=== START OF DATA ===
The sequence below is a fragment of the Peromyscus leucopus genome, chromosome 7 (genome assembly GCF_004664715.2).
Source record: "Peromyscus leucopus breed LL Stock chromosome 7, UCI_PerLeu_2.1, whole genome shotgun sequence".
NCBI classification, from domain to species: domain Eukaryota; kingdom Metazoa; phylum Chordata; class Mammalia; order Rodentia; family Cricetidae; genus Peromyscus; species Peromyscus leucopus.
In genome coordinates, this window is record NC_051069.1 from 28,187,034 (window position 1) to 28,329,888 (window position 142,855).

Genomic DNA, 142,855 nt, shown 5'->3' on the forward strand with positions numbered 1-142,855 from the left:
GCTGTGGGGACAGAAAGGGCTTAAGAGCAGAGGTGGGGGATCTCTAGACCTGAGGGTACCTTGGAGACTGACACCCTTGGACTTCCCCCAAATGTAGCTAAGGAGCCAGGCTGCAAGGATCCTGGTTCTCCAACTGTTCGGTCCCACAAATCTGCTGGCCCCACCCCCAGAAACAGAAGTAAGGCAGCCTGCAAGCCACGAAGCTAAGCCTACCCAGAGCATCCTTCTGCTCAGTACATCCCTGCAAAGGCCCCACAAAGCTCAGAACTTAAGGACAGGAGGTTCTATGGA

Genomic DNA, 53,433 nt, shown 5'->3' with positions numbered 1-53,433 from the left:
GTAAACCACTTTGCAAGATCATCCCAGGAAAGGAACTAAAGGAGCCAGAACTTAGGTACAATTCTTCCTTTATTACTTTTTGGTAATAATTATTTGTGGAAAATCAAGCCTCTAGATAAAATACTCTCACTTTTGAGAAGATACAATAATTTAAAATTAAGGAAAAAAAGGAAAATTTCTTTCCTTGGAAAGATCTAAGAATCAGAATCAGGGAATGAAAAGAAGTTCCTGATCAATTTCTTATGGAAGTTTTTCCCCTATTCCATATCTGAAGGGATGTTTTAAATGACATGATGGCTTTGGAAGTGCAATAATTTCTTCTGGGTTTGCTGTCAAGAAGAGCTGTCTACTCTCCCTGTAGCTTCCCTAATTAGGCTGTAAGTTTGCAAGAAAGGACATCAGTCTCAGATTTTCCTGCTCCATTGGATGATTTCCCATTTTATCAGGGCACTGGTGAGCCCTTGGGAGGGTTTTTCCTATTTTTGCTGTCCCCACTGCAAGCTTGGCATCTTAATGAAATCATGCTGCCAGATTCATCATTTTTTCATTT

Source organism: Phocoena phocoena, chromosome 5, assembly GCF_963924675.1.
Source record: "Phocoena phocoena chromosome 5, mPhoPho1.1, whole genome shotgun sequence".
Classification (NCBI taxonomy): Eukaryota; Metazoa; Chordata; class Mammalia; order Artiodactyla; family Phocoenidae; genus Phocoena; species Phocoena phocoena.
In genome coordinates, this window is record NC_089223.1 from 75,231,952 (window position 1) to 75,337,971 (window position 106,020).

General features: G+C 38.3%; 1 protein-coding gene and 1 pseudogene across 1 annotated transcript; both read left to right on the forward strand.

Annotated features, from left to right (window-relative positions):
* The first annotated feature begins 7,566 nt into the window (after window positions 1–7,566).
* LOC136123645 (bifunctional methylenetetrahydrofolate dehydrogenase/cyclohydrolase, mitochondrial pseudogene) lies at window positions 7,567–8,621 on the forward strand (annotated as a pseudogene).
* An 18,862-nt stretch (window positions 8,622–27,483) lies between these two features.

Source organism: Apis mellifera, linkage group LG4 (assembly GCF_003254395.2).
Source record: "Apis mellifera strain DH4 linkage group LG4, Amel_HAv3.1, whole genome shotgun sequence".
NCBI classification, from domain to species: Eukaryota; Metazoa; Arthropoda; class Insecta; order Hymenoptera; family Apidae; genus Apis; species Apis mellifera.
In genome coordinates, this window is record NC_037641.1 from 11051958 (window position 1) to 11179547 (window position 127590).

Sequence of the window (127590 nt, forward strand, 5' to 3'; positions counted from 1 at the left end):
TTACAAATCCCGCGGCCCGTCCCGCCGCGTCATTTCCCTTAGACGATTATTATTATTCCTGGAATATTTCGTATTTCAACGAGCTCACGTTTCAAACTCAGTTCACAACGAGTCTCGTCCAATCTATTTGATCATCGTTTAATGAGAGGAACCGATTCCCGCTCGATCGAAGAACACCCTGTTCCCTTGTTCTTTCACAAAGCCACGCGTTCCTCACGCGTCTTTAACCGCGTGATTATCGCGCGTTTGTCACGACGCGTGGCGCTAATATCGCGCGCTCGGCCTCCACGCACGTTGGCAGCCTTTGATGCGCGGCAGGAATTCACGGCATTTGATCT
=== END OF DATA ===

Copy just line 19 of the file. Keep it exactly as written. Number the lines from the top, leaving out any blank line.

Source record: "Apis mellifera strain DH4 linkage group LG4, Amel_HAv3.1, whole genome shotgun sequence".